Before the city could be built, it had to be surveyed. Returning to his home in Philadelphia to rest after surveying the western boundary of New York, Major Andrew Ellicott received a letter from Secretary of State Thomas Jefferson. Dated February 2, 1791, the letter told Ellicott he was to "proceed by the first stage to the Federal territory on the Potomac, for the purpose of making a survey of it."
With his younger brothers still in New York, Ellicott moved post-haste to find an assistant with the necessary technical mathematic and astronomic skills to undertake the assignment. Through the recommendation of his younger cousin, Ellicott learned of Benjamin Banneker, a sixty year old free black tobacco planter and largely self-taught astronomer.
After a visit to Banneker's farm in present-day Baltimore County, Ellicott hired him. They arrived at Alexandria on the evening of February 7, 1791 to begin the project. On April 15, 1791, after taking diligent calculations to determine the location of the southernmost boundary and the "four lines of experiment,", the apex of the ten miles square was placed at Jones Point.
According to historian Silvio A. Bedini, who wrote on the subject in the Special Bicentennial Issue of Washington History:
Later, after the boundary lines had been established, they were cleared to make a lane 40 feet in width through the woods for the entire ten-mile distance. The original milestones were also replaced by more formal boundary markers; each of those on the Virginia line bore the date 1791 and those on the Maryland side were marked 1792, reflecting the different completion dates. Also inscribed was the exact distance from the preceding corner.Status of the stones
Spread out along busy commuter thoroughfares, in front yards, and deep in the woods, the stones have survived. They have outlasted the British invasion in the War of 1812, the Civil War, the swelling of Washington during World War II, the 1968 riots, and the bicentennial of the country and the city.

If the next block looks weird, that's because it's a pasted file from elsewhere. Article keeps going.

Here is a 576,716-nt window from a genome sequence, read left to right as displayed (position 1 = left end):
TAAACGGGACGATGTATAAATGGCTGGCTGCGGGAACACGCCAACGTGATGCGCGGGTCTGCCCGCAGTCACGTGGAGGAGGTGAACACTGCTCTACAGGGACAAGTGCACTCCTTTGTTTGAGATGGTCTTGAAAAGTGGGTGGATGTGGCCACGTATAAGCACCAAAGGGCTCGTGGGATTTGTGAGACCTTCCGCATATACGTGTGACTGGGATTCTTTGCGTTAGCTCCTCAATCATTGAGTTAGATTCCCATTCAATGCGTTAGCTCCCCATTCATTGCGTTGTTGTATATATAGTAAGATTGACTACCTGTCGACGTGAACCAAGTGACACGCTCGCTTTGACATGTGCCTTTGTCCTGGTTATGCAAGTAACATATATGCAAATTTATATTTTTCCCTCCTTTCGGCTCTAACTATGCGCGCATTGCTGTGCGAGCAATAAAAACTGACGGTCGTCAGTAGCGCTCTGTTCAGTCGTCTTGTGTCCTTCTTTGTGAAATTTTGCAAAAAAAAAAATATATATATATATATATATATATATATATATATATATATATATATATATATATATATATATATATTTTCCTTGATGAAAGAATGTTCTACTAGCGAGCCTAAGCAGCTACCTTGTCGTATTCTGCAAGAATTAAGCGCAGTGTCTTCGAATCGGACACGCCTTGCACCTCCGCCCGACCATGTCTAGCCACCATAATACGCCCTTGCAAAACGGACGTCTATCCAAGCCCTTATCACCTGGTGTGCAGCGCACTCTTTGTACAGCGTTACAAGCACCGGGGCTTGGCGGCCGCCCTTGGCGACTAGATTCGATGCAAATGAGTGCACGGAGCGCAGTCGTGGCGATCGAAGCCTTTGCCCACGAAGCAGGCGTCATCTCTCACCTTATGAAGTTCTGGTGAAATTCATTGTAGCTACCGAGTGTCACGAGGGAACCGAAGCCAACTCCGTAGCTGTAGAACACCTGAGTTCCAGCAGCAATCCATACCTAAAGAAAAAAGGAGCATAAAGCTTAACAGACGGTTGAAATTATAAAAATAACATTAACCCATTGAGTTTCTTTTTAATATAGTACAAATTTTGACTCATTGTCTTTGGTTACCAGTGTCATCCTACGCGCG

In the early 20th century, Fred Woodward became a fervent advocate for the Boundary Stones, carefully documenting their condition and location. In the years from 1915 to 1926, his advocacy inspired DAR chapters in Maryland, Virginia, and DC to organize the placement of iron wrought fences around the stones.
SE No. 4, at the intersection of Southern Avenue and Naylor Road SE (most likely passed by John Wilkes Booth as he escaped Washington) was hit by a truck in the mid-1980s. In the early 1990s, when David Doyle of the Maryland Society of Surveyors, was trying to locate SE No. 4, a maintenance worker emerged from the nearby King's Crossing apartment building. "I think I know what you might be looking for," he said. "I knew some day somebody would be along."
In the apartment building's basement was SE No. 4. Since then, the stone has been maintained in Doyle's suburban Maryland garage, waiting to be placed back in the ground.
At different varying points in time, the stones have been added to the National Register of Historic Places. However, only Southwest No. 9, is currently a National Historic Landmark.
"They are the first national monuments that we have," says Gayle Harris, Registrar of the District of Columbia Daughters of the American Revolution. "We try to make a lot of noise so people recognize the stones."